Richard Rahul Verma had reportedly declined the US ambassadorship to India the first time he was sounded out by the Barack Obama administration. After many years in the State Department and the US Congress he had recently joined the lobby group Albright Stonebridge, a common career shift among Washingtonians who need to earn the dollars that cannot be earned in a government job.
Verma was not initially seen as a frontrunner because New Delhi had signaled it did not want a person of Indian origin as ambassador.
However, finding the sort of “elderly white statesman” politically connected to the White House that New Delhi preferred proved difficult. After Ashton Carter, the ex-Pentagon number three, opted for the sort of private sector consultancy that Verma is giving up, the State Department returned to Verma.
Those who have worked with him describe as “very well organized, an efficient manager of meetings.” But Verma has a reputation for being informal and casual. “He is good at putting people at ease,” said an associate. The State Department’s senior diplomat, Bill Burns, has publicly said Verma is “one of the most decent people he knows.” Indians who know him say compared to earlier super-charged US ambassadors like Bob Blackwill or Frank Wisner, Verma will come across as “low-key.”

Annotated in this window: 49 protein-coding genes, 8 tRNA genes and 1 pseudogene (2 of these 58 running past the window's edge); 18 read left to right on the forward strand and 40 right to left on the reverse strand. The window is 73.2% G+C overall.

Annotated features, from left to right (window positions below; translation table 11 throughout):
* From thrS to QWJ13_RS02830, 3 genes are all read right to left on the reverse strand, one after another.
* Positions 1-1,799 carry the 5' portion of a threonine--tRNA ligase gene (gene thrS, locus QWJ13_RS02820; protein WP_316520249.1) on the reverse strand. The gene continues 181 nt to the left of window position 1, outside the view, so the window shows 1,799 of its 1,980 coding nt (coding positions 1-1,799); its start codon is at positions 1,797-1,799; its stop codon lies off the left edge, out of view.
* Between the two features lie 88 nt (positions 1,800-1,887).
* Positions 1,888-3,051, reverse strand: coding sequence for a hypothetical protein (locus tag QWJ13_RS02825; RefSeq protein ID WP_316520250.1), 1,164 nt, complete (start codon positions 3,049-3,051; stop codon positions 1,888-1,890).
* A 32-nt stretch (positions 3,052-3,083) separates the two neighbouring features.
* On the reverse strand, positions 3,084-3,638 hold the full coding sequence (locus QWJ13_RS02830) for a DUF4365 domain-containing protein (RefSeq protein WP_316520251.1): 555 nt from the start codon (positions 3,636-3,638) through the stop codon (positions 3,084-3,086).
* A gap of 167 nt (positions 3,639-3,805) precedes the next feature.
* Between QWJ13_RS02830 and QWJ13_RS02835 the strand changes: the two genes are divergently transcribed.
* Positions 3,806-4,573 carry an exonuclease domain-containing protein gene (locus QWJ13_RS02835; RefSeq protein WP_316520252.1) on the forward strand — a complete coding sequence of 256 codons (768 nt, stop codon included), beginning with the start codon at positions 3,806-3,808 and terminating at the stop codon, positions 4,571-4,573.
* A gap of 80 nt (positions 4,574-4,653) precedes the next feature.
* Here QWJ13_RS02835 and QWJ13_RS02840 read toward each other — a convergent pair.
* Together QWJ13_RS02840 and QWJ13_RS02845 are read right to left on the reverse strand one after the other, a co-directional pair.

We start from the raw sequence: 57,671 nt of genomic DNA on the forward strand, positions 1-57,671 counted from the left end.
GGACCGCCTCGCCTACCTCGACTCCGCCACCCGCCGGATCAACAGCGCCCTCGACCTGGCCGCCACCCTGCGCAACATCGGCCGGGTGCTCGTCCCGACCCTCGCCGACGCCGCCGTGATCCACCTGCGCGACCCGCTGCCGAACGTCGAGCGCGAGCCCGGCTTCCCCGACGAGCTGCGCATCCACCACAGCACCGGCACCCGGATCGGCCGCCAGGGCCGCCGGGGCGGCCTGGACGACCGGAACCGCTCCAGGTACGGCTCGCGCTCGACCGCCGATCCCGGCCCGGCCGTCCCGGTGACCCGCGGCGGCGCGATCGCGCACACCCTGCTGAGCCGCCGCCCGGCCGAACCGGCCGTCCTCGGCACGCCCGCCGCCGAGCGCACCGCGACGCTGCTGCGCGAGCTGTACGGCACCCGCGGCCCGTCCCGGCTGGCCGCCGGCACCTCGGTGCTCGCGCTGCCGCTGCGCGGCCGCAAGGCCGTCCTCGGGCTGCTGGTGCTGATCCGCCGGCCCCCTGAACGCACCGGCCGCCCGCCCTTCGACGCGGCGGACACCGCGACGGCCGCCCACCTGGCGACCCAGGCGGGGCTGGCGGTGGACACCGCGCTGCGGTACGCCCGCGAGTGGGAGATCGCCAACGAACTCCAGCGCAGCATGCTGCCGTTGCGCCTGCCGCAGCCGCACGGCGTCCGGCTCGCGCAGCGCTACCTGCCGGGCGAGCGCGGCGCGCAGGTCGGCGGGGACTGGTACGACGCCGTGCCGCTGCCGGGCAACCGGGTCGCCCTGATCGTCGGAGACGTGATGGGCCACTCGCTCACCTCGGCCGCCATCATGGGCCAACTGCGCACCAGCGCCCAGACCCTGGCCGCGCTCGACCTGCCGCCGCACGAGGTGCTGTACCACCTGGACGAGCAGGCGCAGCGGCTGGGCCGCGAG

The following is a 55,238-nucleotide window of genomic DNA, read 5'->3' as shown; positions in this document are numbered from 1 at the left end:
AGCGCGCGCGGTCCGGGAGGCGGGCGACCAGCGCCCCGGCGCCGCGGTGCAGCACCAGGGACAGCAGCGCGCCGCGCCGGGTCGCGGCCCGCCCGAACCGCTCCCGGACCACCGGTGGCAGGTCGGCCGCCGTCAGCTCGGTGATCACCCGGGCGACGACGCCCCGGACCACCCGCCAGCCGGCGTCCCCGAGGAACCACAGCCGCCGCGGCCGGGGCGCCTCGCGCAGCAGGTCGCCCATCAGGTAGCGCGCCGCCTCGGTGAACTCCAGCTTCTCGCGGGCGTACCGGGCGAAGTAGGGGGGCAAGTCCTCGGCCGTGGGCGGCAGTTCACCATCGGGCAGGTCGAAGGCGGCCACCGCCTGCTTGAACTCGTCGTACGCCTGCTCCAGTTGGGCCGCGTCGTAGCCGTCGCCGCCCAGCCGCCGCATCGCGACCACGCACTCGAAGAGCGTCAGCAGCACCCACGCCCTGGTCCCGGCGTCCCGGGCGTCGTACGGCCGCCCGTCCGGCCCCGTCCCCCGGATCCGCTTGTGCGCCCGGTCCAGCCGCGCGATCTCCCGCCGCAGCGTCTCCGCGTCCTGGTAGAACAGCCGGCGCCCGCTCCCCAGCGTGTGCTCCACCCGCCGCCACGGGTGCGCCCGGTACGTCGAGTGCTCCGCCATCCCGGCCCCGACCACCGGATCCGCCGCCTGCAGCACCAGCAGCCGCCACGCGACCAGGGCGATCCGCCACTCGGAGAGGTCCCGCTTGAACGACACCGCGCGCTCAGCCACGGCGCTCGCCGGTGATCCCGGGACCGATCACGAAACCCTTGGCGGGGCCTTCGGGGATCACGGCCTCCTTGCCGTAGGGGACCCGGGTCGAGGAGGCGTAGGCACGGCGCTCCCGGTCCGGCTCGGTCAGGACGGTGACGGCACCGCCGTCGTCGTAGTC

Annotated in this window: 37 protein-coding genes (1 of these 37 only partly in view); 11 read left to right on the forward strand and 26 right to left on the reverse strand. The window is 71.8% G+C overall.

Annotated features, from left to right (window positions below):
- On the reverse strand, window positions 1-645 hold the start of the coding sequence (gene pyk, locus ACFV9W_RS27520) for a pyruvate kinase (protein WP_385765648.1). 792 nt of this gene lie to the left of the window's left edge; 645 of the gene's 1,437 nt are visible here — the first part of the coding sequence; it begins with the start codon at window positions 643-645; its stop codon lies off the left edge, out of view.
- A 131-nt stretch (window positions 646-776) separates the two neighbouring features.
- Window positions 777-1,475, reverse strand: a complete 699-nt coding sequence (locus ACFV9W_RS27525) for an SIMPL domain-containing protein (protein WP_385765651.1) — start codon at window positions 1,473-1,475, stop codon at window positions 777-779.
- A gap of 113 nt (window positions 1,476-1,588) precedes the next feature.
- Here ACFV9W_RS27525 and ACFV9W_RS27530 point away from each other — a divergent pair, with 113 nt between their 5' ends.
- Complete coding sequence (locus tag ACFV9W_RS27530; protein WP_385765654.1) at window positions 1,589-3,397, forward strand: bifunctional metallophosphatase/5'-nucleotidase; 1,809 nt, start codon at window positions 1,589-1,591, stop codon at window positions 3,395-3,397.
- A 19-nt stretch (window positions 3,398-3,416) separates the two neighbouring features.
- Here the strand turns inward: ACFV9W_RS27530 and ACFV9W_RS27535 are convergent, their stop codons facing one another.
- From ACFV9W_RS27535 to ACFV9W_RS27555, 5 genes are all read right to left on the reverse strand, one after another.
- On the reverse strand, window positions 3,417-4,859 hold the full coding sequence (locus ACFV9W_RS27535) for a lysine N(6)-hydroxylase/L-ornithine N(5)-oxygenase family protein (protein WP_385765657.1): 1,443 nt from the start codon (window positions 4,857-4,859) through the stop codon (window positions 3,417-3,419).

Verma’s father migrated from the Punjab in the 1960s and taught at the University of Pittsburgh. His mother was a special needs teacher. “His upbringing was very normal American,” said an associate. “He has some cousins and other relatives in India but began making political and economic contacts there a few years back.”
The ambassador-designate served as a lawyer in the US navy, worked as national security advisor to senator Harry Reid, did a stint in the democracy promoting National Democratic Institute before serving in the state department. Though he worked on Obama’s transition team, says a Washington lobbyist, “he is basically a Clinton Democrat.”
One described him as “very political and a good networker in Democratic circles: committed to social justice, climate change and issues like that. But also big on building up defense and homeland security-counterterrorism ties with India.”
Verma was said to be torn between working on the Hillary Clinton presidential campaign and accepting the ambassadorship. Some believe he calculates he can retain the position after Obama leaves. There are normally few takers for an envoy’s position in the lame duck phase of a presidency. “Ultimately he decided this was an opportunity that might never come back,” said a former co-worker.